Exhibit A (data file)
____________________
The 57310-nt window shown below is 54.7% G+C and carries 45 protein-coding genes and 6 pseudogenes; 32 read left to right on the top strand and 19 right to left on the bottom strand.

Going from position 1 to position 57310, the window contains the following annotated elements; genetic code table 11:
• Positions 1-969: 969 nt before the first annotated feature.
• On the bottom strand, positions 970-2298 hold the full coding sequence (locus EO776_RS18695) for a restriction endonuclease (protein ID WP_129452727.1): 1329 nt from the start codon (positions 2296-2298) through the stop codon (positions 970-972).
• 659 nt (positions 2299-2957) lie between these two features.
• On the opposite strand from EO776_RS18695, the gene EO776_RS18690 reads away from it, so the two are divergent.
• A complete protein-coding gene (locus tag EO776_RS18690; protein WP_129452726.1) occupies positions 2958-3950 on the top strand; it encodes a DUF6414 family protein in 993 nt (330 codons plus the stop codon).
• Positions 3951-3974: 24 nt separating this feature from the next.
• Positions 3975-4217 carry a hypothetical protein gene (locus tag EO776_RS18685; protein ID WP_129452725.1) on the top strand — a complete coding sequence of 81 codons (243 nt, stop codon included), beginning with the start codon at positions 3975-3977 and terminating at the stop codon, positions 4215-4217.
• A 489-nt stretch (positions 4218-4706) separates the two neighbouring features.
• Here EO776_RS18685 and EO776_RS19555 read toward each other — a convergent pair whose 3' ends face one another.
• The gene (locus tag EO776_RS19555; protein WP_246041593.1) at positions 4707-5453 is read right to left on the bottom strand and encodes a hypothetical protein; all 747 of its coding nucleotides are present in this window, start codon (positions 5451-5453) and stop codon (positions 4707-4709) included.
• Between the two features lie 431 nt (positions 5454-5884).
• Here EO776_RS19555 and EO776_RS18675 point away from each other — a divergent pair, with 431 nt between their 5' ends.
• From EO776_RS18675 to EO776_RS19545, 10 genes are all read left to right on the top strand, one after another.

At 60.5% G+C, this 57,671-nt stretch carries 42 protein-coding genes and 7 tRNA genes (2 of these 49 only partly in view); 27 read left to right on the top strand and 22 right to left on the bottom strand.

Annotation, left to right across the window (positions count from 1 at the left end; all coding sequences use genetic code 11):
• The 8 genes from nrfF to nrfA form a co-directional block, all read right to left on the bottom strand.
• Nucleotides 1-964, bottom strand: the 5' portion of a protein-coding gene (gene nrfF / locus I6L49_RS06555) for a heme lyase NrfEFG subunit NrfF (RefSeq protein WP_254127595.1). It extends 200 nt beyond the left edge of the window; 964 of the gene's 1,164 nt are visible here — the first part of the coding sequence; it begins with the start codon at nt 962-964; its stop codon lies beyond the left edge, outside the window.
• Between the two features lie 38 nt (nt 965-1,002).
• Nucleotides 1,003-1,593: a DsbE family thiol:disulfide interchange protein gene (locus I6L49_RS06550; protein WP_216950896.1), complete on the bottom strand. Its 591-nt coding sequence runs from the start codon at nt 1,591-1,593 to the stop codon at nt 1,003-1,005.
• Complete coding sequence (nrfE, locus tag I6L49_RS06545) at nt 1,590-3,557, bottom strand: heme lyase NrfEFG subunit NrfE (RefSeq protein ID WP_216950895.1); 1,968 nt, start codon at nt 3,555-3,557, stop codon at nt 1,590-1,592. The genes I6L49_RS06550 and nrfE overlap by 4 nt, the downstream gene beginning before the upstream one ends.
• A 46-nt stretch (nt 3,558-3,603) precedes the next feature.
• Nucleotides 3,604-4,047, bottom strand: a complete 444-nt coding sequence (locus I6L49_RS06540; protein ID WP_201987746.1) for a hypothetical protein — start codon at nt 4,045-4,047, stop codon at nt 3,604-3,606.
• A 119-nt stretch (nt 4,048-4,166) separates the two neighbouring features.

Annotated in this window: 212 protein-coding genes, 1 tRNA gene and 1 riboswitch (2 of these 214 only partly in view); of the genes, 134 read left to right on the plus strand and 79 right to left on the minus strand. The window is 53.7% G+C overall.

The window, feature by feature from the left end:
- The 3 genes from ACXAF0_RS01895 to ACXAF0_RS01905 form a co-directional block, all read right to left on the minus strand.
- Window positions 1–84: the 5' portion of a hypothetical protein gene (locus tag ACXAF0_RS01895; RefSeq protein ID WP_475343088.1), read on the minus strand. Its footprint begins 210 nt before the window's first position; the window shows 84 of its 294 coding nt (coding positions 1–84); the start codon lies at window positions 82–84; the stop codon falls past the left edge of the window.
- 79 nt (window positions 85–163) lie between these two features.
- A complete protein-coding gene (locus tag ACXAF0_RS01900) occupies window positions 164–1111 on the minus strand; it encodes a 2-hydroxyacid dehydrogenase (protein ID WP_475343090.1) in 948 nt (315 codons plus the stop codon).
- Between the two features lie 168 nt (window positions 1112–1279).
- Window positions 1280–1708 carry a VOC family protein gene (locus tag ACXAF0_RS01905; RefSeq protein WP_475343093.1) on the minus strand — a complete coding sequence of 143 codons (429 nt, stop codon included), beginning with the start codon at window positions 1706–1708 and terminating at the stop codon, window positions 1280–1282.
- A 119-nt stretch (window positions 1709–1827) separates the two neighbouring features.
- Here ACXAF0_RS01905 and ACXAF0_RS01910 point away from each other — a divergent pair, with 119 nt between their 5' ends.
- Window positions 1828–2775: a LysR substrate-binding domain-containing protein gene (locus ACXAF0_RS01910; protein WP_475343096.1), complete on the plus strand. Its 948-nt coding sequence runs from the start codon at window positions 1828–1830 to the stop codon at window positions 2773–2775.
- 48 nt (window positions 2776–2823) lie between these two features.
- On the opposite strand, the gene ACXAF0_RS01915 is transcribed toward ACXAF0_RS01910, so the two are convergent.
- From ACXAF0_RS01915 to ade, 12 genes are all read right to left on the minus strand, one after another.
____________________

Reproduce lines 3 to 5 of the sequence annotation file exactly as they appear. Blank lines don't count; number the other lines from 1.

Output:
• Positions 1-969: 969 nt before the first annotated feature.
• On the bottom strand, positions 970-2298 hold the full coding sequence (locus EO776_RS18695) for a restriction endonuclease (protein ID WP_129452727.1): 1329 nt from the start codon (positions 2296-2298) through the stop codon (positions 970-972).
• 659 nt (positions 2299-2957) lie between these two features.